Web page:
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Friday, October 5, 2012

Brewing Beer as a Holiday Gift

I know what you are thinking... how can I possibly think about the holidays when it's the beginning of October!? Well, friends, if you want to brew some beer for your friends, you are going to want to start thinking about it. On average, it takes approximately 6 - 8 weeks for a beer to properly ferment, carbonate, and do it's general "beer thing." That means we should start brewing in mid-October to make Christmas.

This year I'm testing out a recipe for a spiced pumpkin ale. I'm starting by making a one gallon batch to test it out. The pumpkin beer recipe is below. It's a simple homebrew recipe, and great holiday beer to share as a beer gift, or just for your own celebrations.

  • 1 lb. 2 Row Malt
  • 8 oz. 2 Row Pale Ale
  • 8 oz. Crystal 60L
  • 0.25 oz Northern Brewer Hops (@45 minutes)
  • 0.50 oz Northern Brewer Hops (@5 minutes)
  • 1/2 Package of Muntons Dry Yeast
  • 2 lbs. Pumpkin (pie pumpkins are preferred, but a regular ole Jack O' Lantern works, too)
  • Spices: 2 cinnamon sticks, several whole cloves of garlic, fresh ginger (peel the ginger and slice it), whole all spice, 2 teaspoons dry nutmeg (@30 minutes)
    • Place all the spices in a teabag or, as I did, just use a grain bag (since the spices do not go in until after the grains come out, I just dumped the grains from my bag and reused it for the wort) 

To begin this homebrew recipe, preheat your oven to 425 degrees. Peel the pumpkin using a pairing knife or vegetable peeler. Cut in half and clean out the guts. Chop roughly into 2 inch squares, place on the lightly greased baking pan, drizzle with oil, and roast until it's fork tender, but not mushy.

While the pumpkin is roasting, heat 3 quarts of water to 170 degrees.

Place the grains and the cooked pumpkin in two separate grain bags. When the water is at 170 degrees steep both together for 45 minutes, keeping the water temp between 145 - 155 degrees. Stir every fifteen minutes.

While grains and pumpkin steeps, heat 1 gallon of water in another pot to 160 degrees. After 45 minutes of steeping, take the grains and pumpkin out of the pot and rinse the grains with the 1 gallon of water (I placed a metal strainer over my pot and used that for sparing).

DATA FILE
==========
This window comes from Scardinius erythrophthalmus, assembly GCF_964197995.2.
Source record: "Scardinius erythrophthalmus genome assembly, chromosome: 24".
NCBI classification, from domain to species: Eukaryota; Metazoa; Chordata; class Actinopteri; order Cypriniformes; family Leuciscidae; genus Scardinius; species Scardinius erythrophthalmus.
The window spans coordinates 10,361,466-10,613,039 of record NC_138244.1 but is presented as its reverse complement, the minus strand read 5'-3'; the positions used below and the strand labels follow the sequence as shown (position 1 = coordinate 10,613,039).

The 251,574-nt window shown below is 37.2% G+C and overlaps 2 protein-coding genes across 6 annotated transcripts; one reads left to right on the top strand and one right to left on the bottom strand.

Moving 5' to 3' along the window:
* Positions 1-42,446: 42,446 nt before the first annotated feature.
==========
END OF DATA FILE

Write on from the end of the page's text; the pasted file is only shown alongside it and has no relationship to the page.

Boil wort for 45 minutes, adding hops and spices according to schedule above. At this point you can add 3 tablespoons of brown sugar or molasses, but this is entirely optional. I didn't use it this time (and didn't list ingredients above), but have read several recipes that do add sugar during the wort process.

After 45 minutes, take off the heat and cool to 70 - 80 degrees using a ice bath or a wort chiller. Pour cooled wort into a sanitized one gallon jug, adding more water if necessary. Place cap on top and shake to aerate. Take cap off, pitch yeast. Top with water, if necessary, and place stopper with blow off tube at top.

Let ferment for two weeks (don't worry about second fermentation) and bottle. No need to use corn sugar for carbonation, it will be fine as is.

Enjoy, and let us know if you try it at home or have your own recipe!


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1 comment:

  1. The recipe my dad and I came up with is close to yours. We used Sterling and Magnum Hops instead. Used Crystal, but decided to include Biscuit after planning on going with Two Row. Only steeped the grain for 20 minutes in fear of having the beer come out too dark. As of now, she sits at a deep brown with reddish highlights. Interested in seeing how yours comes out.